Bloomberg’s Government Spending module <BGS> is an important new tool designed to measure the effect of US contracts on a company’s outlook. Based on data from the 500 largest US Federal Government contract holders, the module displays prime contract orders for a company based on obligations posted by U.S. Federal Agencies. Details provided include key statistics, contract portfolio analysis, peer comparisons and quarterly trends.
To get access, type the ticker symbol into the command line, hit the Equity key, type BGS and hit Go. To search for Boeing’s US Government Contracts for example:
BA US <EQUITY> BGS <GO>
The tabs on the Overview Table allow the examination of different aspects of a company’s contracts. The “Contract Analysis” tab, for example, lists Boeing’s individual Government Contracts by their value, Government Agency, and start and end dates.
For a list of the companies receiving US Government Contracts, type:
For more information on doing business with the U.S. Government and with individual states, see this FAQ.
Companies make acquisitions for two primary reasons: (1) to fill a strategic gap (products, resources (people), or capabilities) or (2) enable the company to enter a new market with a new revenue stream. Researching a company’s M&A activity provides insight into the corporate strategy. When researching a specific deal, we are often looking for deal financials and deal valuation. It’s also important to research the strategies behind the deal. We often want information on business drivers, overall strategy, execution plan, implementation, etc.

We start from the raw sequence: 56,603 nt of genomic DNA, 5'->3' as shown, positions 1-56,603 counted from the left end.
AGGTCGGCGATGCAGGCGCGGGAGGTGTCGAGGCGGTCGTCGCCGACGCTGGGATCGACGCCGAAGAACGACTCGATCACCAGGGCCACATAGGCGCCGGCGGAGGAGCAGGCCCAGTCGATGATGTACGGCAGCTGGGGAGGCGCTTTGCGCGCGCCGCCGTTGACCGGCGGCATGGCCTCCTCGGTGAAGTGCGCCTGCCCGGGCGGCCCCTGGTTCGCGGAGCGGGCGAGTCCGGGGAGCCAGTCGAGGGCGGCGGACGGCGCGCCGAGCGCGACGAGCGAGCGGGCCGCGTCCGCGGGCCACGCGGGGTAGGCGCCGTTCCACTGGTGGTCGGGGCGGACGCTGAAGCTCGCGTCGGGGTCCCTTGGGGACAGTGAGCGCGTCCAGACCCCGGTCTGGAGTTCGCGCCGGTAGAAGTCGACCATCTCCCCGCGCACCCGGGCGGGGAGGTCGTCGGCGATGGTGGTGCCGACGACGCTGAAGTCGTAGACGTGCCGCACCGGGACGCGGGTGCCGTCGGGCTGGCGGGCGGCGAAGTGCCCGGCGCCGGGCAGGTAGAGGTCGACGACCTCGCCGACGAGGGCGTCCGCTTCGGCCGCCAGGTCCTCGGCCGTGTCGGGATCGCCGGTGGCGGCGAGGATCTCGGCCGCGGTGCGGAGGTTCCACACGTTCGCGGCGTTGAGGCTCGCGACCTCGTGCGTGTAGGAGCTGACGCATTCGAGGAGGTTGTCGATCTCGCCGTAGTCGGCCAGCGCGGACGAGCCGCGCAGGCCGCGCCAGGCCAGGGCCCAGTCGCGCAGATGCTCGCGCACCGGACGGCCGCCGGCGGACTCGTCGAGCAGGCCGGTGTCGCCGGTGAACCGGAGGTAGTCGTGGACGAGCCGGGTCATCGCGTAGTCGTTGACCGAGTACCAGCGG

Let’s take a well-known deal as an example, eBay’s acquisition of Paypal. In 2002, eBay, the largest online auction platform bought, PayPal, a web-based payment service, for $1.5B. The deal was a perfect match – Paypal drove eBay’s revenues while eBay supported the growth of PayPal’s active user base. A decade later, it is evident that both businesses fueled each others growth. So how does one research a specific deal?
Start with Thomson One for deal information including deal financials, news, filings, and research.
Note that this database only works in Internet Explorer versions 7-9. Take a look at our blog post for an IE10 workaround or Chrome plug-in.
Go to Screening & Analysis => Deals & League Tables => M&A => Advanced Search. Continue reading
Doing research on an industry? The Library has several databases that can help. Most Library resources can be accessed by typing the database name into the Findit box at the top of the Library homepage.
Net Advantage – Standard & Poors has been providing industry surveys since 1941. Older, print editions are available at Lippincott Library – Peck Collection (call number HG4921 .S672). Recent years are available electronically. Once you are logged into the database, click on the Industries Tab. While coverage is mostly limited to the U.S. there are some international reports as well. The reports include industry profiles, trends, how the industry operates, key ratios, and how to analyze a company in this industry. Comparative company analysis is also available for industry leaders.